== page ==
The following are tips based on personal experience for researching and writing research papers, which focus on source gathering and content over formatting and structure. There is no shortage of guidelines for the formatting and structuring of research papers, yet following those guidelines is only half of the task. The other half is how one goes about researching for papers and in choosing, organizing and restating gathered information. Having been a student myself, I would occasionally slip up on formatting and source citation, but for the most part, I could salvage just about any class grade with my ability to do research and write papers both effectively and efficiently. What follows are my tips on researching for papers, namely for academic purposes at high school and undergraduate levels.
Everyone knows or should know that the first task in researching for papers after establishing the general topic is forming a thesis, which can either be a question or a statement; either way, it usually reduces a broad set of criteria to a more tightly organized set of topics and subtopics. For example, instead of writing a paper on World War II, one is more likely to be writing about a certain element such as the European or Pacific fronts, or more specifically, a historical figure and their role in the conflict. On that note, my first tip is to begin your research by finding the best summary and picking out of that summary key words, phrases and topics that will guide you in your choice of source materials, etc. Once this is done, I find it a good idea to reword the summary (found best-worded in journals/periodicals) in your own words, ordering the elements and possibly coming up with the first sentence or paragraph for your paper – give or take some revision. Whatever the first sentence or paragraph, it should always reflect the content and structure of the rest of the paper.
Researching for papers or for anything requires source material, but not all source material will be useful or advisable. Most if not all scholastic papers are written in the third person and take a balanced or neutral stance on its topics and subtopics, so unless your goal is to get first person quotes to better illustrate sides of a relevant issue, my next tip is to avoid relying heavily upon books and articles written by authors whose primary goal is to strongly convey a personal viewpoint and opinion. Such quotes are usually preferred or even required, but their use should be minimal if not scarce. Whenever possible and appropriate, they should reflect more than one viewpoint for the sake of balance and fairness. There are exceptions, of course, and a teacher might have certain guidelines of his or her own, but unless you are writing a book report or are asked to defend a certain perspective that is popular and prevalent in the culture, I stand by the advice above.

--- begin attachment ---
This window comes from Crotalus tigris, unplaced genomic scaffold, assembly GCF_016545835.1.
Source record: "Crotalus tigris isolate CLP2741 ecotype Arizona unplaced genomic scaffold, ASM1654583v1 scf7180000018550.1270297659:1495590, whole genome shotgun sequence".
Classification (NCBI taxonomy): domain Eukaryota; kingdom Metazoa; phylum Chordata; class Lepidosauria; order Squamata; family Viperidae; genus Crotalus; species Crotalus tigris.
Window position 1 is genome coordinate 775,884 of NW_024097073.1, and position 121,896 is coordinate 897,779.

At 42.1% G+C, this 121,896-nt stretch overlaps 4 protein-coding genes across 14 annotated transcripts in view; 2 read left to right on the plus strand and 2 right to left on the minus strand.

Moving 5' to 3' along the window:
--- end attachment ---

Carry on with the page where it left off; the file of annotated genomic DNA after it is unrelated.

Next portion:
Know how much of a given piece of source material is relevant to your paper and thus necessary to read, watch or listen to. This is helpful when dealing with specified deadlines and lengths for your paper(s). Returning to the macrocosmic topic of World War II, let’s say that your thesis makes mention of a certain prominent figure, such as President Roosevelt, Prime Minister Churchill or even the Nazi’s “Desert Fox” General Erwin Rommel. You could find numerous books just on any one of these people, but reading one or more cover-to-cover could not only waste time, but confuse you when it comes to just how much of the person’s life and career is relevant to your thesis and thus to your paper. Unless the book is short and only deals with the information you need about a certain individual or even event, avoid the temptation of TMI (too much information) by choosing books with useful tables of contents and indexes, then using each to pick which sections and pages you’ll read, making sure you’re then able to plug that information into your paper in the right places.
Last but not least, research papers come in a variety of different formats and structures, some with their own distinct rules for citing sources, all of which depends upon what those sources are. Therefore, a helpful tip in researching for papers includes making sure that a majority of your sources are from one or two mediums such as books, web sites, periodicals, etc. Nowadays, it’s likely that a teacher will instruct you to get your sources from as many different mediums as you can, yet when possible, experience has taught me that getting said sources mainly from a single medium such as printed books makes bibliographies and citations faster and easier to write as well as to read and understand. Otherwise, you could break your source material down into things such as quotes and passages, relying mostly on books for passages while gathering less-used and cited quotes from the more “exotic” mediums. After all, when it comes to web sites and other (or newer) electronic media, the rules for citation can and do vary and change from time to time.
Remember, these are just tips gleaned from personal experience. Whether to excel at researching and writing papers or just make it more fun and easier on yourself, the best of tip is to come up with your own ways of finding, organizing and wording things that can be used over and over with consistently positive results. Most importantly, try to approach the task of researching and writing papers with as positive an attitude as you can. I love to write, yet even I once dreamed of a day when I would be out of school and free from the task of writing research papers. Yet as with just about anything, learning to like or at least accept a task makes it easier and often makes you better.